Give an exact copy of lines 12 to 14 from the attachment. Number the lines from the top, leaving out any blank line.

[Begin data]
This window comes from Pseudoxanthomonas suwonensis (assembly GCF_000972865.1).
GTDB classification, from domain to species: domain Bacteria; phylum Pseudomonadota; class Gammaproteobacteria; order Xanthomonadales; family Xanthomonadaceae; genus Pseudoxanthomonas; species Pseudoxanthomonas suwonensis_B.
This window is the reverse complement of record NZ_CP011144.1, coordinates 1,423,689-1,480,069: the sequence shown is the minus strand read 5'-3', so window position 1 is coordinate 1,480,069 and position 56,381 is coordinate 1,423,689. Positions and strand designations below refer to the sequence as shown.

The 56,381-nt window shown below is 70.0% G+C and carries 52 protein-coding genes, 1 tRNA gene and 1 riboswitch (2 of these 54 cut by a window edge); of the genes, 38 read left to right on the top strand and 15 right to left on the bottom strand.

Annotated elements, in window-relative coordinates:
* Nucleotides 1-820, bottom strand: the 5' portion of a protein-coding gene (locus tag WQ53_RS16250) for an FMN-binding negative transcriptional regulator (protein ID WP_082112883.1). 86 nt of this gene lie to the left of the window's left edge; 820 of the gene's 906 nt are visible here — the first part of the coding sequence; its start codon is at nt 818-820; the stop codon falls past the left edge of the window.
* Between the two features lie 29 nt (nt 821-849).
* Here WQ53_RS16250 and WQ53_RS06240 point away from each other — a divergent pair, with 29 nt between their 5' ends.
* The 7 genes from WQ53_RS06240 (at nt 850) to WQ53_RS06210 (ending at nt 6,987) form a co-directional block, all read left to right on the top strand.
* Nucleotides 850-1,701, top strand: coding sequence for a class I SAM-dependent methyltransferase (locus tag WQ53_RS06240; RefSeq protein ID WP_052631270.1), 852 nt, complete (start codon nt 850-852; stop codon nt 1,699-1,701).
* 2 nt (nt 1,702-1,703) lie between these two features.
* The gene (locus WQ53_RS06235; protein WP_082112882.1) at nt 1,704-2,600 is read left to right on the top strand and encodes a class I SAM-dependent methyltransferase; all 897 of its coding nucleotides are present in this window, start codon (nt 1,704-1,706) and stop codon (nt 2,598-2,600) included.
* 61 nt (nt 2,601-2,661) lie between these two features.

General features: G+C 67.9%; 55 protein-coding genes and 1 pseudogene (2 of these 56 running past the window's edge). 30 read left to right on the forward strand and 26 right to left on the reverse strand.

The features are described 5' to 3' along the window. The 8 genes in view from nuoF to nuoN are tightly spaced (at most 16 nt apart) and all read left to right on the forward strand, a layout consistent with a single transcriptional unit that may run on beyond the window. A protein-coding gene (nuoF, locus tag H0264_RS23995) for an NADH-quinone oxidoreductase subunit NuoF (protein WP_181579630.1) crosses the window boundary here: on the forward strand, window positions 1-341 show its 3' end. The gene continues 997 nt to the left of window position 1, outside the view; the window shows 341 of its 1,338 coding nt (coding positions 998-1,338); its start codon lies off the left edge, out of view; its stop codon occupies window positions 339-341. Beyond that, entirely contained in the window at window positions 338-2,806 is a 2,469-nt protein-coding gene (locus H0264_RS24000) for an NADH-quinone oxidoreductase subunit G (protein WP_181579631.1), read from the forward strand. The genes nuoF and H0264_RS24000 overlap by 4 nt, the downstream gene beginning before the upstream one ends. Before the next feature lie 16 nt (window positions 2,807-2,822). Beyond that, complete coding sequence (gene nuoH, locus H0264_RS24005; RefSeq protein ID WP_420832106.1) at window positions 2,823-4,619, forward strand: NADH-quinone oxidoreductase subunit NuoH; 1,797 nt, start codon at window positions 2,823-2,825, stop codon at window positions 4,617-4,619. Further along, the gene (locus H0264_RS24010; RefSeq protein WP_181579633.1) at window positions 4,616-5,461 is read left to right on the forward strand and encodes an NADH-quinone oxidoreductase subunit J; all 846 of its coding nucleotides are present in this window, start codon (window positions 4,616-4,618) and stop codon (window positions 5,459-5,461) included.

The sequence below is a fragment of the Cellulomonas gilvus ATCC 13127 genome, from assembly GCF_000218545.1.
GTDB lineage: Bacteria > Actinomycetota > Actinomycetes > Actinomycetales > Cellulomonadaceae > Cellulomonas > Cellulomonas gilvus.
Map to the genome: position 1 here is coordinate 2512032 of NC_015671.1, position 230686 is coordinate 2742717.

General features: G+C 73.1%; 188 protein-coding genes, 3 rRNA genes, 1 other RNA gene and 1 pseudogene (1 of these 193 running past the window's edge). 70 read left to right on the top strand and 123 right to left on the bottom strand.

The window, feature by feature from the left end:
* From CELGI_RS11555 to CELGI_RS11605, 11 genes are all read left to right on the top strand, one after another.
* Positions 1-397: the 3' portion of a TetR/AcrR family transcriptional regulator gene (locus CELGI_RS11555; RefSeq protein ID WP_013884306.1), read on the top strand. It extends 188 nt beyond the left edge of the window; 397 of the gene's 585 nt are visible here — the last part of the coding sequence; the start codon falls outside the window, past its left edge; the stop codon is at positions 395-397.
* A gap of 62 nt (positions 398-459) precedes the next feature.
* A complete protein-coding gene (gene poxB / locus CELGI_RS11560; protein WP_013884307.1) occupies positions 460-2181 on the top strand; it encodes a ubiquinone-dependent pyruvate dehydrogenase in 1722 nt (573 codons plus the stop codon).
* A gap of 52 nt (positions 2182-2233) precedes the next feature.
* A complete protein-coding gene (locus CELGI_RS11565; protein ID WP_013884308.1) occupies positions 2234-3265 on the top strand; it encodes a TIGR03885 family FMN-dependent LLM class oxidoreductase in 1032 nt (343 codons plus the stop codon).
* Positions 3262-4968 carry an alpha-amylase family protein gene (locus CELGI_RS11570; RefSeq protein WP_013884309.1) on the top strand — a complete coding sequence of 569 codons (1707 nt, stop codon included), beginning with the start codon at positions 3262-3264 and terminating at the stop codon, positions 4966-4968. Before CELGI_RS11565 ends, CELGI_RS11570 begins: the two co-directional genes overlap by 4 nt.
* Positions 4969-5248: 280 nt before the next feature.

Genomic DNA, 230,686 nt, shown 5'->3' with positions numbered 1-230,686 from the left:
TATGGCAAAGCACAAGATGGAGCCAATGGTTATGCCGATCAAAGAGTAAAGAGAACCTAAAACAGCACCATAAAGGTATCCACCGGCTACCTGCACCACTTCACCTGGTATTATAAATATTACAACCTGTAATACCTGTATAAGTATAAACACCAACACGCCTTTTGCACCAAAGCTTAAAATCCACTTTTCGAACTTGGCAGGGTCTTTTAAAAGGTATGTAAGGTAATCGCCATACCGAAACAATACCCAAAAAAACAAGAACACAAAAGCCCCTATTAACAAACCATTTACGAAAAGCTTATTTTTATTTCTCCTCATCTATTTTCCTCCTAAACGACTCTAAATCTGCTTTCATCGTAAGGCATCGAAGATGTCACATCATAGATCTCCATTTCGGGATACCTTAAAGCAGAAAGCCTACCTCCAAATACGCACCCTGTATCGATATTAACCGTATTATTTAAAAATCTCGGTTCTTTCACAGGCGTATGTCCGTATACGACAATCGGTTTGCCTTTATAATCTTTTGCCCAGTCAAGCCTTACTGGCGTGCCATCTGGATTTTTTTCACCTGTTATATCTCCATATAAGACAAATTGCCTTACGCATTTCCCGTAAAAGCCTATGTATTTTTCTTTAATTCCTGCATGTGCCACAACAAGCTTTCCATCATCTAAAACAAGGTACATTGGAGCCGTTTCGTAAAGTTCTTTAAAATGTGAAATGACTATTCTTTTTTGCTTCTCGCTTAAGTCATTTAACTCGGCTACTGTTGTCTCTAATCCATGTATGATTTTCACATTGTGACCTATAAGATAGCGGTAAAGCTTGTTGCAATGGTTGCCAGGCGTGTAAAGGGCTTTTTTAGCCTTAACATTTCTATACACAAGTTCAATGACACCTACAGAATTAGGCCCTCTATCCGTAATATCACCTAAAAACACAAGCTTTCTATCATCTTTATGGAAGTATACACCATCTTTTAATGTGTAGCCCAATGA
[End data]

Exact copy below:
* The gene (locus WQ53_RS06235; protein WP_082112882.1) at nt 1,704-2,600 is read left to right on the top strand and encodes a class I SAM-dependent methyltransferase; all 897 of its coding nucleotides are present in this window, start codon (nt 1,704-1,706) and stop codon (nt 2,598-2,600) included.
* 61 nt (nt 2,601-2,661) lie between these two features.

General features: G+C 67.9%; 55 protein-coding genes and 1 pseudogene (2 of these 56 running past the window's edge). 30 read left to right on the forward strand and 26 right to left on the reverse strand.